Ultimately, at some point, a full reinstall is the only option. It sucks, but there are no better options.


Windows XP won’t boot up (keeps looping). I tried safe mode boot up & tried a system restore to no avail. Then I used recovery disks to reinstall, no luck. Whatever has corrupted the OS, won’t let the recovery Windows XP do its “setup”. And, setup won’t run in safe mode on XP. What to do now? HELP
Thankfully, this is not my laptop, it is a freebie given to my non-tech husband.
One of the Windows scanner programs from Microsoft showed a virus & a trojan. Names of “Win32/PossibleHostsFileHiJack” & TrojanDownloader:JS/Renos

raj gopal

an even efficient way would be to just back up, my favorite one is acronis true image
a very good and an effective against these kinds of scenarios……

Akram Najjar

(Agree with ANOMALY!). If your requirement is to go back to an earlier “state” then the above are not solutions. An earlier restore point defeats the purpose. Safe mode does not do that. Re-installing Windows means you have to do everything all over again.
Best technique: Take an image backup on a regular basis (weekly). It takes an image of ALL your system (including settings, registry, etc). Products like MACRIUM REFLECT, NORTON GHOST and 10s of others do that. MACRIUM has saved my neck many times, even when I lose a file or a DLL or I simply give up and wish to go back 1 week in my work. ALL THE BEST.

Chris Hoffman

You should ideally have a backup, but if you’re depending on System Restore, you may not…

Ray Randall

forget about Windows fixing itself….Keep good backups, reinstall WIndows periodically, reinstall software you actually use, transfer data from backup.


System Restore also roll backs ur documents.

It happened with me in XP.
I had some documents created and saved on desktop. Sue to some issue I had to do system restore. When system came back online, the documents were no more there.

Chris Hoffman

A good reminder to back up personal files (the most important thing), if not the operating system itself.

Siddhant Chaurasia

Use a Mac!

Chris Hoffman

Then you might have to read “What To Do When Time Machine Fails,” I guess.

Becky Bowman

System Restore hasn’t worked on my computer for a year. I had everything backed up to an external hard drive, but it crashed and I can’t get anything off of it. I’ve never done an image back up. Can I pick and choose what to restore or is it all or nothing? I have many programs that I’ve received free (Give away of the day) but can’t reinstall to another computer. Would an image backup solve this?


Image backup – Yes- it brings back ur complete system.

What do u actually mean when u say “System Restore hasn’t worked on my computer for a year”?

Did u try restoring and it failed or what?

Chris Hoffman

Yeah, image backups are good — although if your system is already messed up, you may not want to keep using that image forever. Backing up personal files is the most essential thing.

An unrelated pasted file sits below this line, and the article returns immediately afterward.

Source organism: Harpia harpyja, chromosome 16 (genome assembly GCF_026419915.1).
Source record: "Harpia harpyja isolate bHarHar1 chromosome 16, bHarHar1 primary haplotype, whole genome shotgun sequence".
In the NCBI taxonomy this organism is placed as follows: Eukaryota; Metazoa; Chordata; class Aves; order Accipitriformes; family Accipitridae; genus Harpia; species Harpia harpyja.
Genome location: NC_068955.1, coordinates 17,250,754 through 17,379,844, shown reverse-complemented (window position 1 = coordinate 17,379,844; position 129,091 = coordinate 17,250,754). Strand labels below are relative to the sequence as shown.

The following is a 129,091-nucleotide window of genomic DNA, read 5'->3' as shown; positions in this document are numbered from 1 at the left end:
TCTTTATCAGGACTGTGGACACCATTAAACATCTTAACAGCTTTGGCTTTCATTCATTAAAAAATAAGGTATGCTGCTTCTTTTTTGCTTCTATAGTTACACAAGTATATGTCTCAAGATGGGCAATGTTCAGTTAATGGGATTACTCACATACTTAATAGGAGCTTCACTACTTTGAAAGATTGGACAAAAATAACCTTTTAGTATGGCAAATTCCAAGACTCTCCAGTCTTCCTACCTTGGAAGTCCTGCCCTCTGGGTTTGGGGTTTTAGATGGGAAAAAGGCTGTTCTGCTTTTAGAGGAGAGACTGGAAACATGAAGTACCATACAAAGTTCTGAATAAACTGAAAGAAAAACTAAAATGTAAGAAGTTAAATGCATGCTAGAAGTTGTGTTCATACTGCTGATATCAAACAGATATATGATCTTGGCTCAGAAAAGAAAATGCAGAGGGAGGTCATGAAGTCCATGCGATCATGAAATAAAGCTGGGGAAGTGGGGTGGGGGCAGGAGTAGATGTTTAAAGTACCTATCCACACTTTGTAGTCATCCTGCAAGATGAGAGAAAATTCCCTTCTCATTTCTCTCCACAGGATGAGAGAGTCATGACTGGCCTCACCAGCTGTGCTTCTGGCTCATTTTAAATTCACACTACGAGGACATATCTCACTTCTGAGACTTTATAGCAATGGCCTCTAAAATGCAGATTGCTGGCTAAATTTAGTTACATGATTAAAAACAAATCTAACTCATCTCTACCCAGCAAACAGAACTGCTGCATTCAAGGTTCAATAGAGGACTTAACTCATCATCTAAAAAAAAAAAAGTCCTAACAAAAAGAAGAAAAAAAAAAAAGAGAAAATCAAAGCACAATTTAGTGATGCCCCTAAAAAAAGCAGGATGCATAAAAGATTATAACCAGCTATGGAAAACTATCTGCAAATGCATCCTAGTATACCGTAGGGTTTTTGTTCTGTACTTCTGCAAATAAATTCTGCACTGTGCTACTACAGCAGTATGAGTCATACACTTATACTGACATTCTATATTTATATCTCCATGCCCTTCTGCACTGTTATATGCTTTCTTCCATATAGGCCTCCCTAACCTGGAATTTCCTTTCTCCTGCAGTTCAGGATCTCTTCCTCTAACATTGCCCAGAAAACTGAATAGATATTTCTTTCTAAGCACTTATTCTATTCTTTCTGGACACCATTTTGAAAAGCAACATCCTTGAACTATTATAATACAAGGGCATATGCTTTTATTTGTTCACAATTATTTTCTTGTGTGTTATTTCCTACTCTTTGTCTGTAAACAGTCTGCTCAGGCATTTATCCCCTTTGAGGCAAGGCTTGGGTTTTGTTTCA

Rich Mc.

I guess I have been lucky enough to not have system restore not work….If I did have a problem I would just use a backup to fix.

Suman Kc

When system restore fails there is very few chances of getting another restore point so that we could restore again so better solution would be you need to repair your windows with windows installation media ….. this helps you to repair your system without loosing your files

Chris Hoffman

Yeah, also not a bad idea!

Alan Wade

My system is set to backup with an image backup every other day so I dont use System Restore at all in the event of a problem. I also have my documents, email profile and FF profile backup independently, in the past, I couldnt say that I was successful with System Restore so just dont waste space having it activated.

Michael Avila

hmm never tried safe mode and went through many failed restores where everything got deleted thanks for the info now im prepared for my next crash.


I used to have windows live. Used to sign in no problems. One dat i went my bookmarks to direct me to hotmail but i couldnt login? I tryed and tryed. ,well 1 i didnt have the reqirments to login. I have an unsuppored phone and its hard for me to do anything on da web. Pls help

Rody Roon

Nice Information but there are an another option too for secure your data or restore your data from a professional restore software as i know one of them it is Kernel for Window data recovery to restore data after any problem occurred of lost data .

Altra Attestor

I often fail melakukannya.tapi I will try this mode.


5 years ago in Germany I buy a hp Compaq Presario CQ60-130EG Laptop, during move to USA the backup Disk has damage, now I format my hard driver and tried to recovery my Laptop to Factory delivery, the vista program recovery but at end shows this message,
The installation could not be completed; they start the installation again to install windows on this computer, I tried much time still the same Message, could you please help me how can solving this problem,

Thanks for your help

Chris Hoffman

If you can get your hands on a Windows installation disc and install Windows from that, that should work for you.


I recently performed a system recovery/reformat…now I cant access windows and I can’t get past the screen that keeps telling me to reboot…I went into start up am changed to CD and tried that way…still nothing
.I went into bios to force CD start up…un successful as well…now mu computer just keep wanting me to F11 start recovery…yet again for the 100th time or restart for the 100th time…I’ve read and read and read on the internet and to no avail…I have an emachine T6532….if ANYONE can help, please email me….